22nd International Conference on Interactive Information Processing Systems for Meteorology, Oceanography, and Hydrology


Potentials and limitations of Radarsat SAR in estimating Snow Water Equivalent (SWE) in the Great Lakes region of the United States

Amir E Azar, NOAA/CREST, New York, NY; and R. Khanbilvardi, H. Ghedira, P. Romanov, J. C. Carlos, and P. G. Zikalala

This study is part of a research to evaluate the feasibility of satellite borne active microwave to estimate snow water equivalent in Great Lakes area of the United States.The study area covers approximately 120 000 square kilometers (300 X 400 km) between the states of Minnesota and Wisconsin. It covers variety of land covers such as deciduous broadleaf forests, grassland, cropland, and dry land. One winter and one summer RADARSAT SAR image were acquired for this project. The backscattering ratio between winter and summer images was used in order to reduce the effect of radiometric distortions due to topography and to minimize the effect of soil roughness.

The basic hypothesis of this research is that the snow cover characteristics influences the underlying soil temperature which has a certain effect on the SAR backscattering since the dielectric properties of the soil are highly related to the soil temperature. Indeed, the backscattering ratio of the winter and summer images along with land cover characteristics are used in an Artificial Neural Network (ANN) algorithm to estimate snow water equivalent (SWE). To take the land cover effect into account, Normalized Difference Vegetation Index (NDVI) was added to the ANN as an input. The preliminary results have shown that the addition of vegetation-related information to the neural network model has a positive effect on the SWE retrieval accuracy.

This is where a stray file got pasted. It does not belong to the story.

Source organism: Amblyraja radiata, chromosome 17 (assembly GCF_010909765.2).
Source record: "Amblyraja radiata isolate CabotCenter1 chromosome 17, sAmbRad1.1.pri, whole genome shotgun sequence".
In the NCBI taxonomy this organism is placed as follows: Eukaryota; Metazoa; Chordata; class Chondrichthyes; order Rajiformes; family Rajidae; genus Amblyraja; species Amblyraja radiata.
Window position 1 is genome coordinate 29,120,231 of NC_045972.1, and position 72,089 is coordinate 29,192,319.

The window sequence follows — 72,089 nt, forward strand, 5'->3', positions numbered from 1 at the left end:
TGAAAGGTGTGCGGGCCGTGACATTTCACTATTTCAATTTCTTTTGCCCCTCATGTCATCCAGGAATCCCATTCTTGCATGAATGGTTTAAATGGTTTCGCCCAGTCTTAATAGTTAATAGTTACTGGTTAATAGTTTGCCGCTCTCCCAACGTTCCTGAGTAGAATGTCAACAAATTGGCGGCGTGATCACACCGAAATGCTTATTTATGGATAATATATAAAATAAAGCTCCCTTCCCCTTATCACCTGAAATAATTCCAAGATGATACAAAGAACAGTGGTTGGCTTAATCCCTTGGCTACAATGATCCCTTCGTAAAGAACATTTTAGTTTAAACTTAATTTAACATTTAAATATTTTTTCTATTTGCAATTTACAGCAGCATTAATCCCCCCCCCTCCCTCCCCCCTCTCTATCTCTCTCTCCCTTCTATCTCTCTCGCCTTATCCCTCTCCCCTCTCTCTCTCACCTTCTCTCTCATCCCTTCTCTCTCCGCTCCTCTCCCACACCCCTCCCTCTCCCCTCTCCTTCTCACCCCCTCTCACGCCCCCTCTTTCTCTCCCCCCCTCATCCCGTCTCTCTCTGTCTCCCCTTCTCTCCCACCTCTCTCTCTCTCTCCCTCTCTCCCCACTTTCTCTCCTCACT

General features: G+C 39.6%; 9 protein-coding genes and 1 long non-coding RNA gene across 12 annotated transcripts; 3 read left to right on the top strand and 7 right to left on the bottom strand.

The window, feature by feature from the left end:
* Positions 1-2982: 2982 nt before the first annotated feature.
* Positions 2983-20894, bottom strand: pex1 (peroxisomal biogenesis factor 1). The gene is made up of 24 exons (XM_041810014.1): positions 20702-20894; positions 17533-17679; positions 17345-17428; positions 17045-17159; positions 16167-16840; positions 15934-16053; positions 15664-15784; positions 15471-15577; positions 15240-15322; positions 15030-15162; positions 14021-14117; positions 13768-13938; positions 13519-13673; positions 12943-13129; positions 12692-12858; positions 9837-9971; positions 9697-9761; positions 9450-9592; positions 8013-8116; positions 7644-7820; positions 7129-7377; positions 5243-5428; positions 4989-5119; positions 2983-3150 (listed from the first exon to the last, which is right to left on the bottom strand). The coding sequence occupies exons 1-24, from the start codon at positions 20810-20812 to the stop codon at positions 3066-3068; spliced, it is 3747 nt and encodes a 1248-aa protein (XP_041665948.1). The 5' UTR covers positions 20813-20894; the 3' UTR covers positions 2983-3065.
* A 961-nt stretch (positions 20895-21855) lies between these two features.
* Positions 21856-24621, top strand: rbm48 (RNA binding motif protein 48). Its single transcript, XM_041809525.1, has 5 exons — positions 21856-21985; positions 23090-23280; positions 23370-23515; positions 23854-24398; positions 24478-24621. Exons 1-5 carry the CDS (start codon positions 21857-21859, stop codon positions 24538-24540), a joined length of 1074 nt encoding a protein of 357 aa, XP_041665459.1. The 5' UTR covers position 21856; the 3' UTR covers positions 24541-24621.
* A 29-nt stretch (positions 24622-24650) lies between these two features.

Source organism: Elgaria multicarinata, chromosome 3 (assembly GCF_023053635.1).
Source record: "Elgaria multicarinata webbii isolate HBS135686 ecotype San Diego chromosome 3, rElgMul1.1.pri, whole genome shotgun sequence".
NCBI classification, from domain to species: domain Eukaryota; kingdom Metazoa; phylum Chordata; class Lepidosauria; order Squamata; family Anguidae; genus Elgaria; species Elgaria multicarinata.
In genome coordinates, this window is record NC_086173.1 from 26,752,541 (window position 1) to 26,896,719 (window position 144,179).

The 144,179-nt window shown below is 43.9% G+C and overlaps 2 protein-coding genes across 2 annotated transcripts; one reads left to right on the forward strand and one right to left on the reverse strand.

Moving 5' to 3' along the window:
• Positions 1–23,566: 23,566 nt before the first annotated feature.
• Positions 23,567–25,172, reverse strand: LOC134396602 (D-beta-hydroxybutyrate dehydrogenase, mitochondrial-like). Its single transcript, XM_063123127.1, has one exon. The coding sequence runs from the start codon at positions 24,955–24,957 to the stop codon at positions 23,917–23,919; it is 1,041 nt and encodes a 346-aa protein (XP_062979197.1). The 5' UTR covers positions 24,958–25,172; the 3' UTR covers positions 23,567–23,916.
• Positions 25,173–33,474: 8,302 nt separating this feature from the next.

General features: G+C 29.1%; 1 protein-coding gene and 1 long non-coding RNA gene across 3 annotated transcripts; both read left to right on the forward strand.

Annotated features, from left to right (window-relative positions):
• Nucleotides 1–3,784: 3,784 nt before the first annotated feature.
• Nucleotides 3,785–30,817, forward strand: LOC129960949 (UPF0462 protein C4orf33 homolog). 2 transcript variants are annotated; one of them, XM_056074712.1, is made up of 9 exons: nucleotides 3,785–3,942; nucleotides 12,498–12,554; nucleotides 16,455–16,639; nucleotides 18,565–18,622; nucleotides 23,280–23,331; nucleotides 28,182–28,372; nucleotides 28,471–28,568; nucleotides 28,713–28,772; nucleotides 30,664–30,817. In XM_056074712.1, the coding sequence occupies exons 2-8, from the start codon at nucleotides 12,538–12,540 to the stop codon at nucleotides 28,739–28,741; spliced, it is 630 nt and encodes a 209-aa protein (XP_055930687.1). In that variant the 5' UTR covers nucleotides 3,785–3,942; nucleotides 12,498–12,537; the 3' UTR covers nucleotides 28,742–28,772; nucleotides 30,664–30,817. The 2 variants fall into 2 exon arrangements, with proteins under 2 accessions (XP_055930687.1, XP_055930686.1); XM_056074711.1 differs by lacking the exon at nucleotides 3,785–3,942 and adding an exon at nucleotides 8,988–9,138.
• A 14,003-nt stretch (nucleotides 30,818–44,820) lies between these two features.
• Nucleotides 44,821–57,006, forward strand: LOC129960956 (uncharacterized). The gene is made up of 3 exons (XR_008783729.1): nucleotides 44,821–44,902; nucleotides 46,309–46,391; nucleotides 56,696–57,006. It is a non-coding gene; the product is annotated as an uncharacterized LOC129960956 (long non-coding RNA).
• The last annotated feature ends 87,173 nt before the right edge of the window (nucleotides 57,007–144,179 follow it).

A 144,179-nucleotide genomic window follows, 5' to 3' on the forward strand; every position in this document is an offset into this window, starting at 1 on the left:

The ground truth data are obtained from NOHRSC (National Operational Hydrologic Remote Sensing Center) SNODAS (Snow Data Assimilation System) products. SNODAS data are produced using snow gauge measurements along with Gamma radiation measurements run in a physical model. Comparing the estimated results to the SWE obtained from SNODAS, it is shown that in high latitudes there is a better potential to retrieve SWE than low latitudes.

extended abstract  Extended Abstract (2.0M)

wrf recording  Recorded presentation

Session 11, Radar IIPS and Applications-Part II
Wednesday, 1 February 2006, 1:30 PM-5:15 PM, A411

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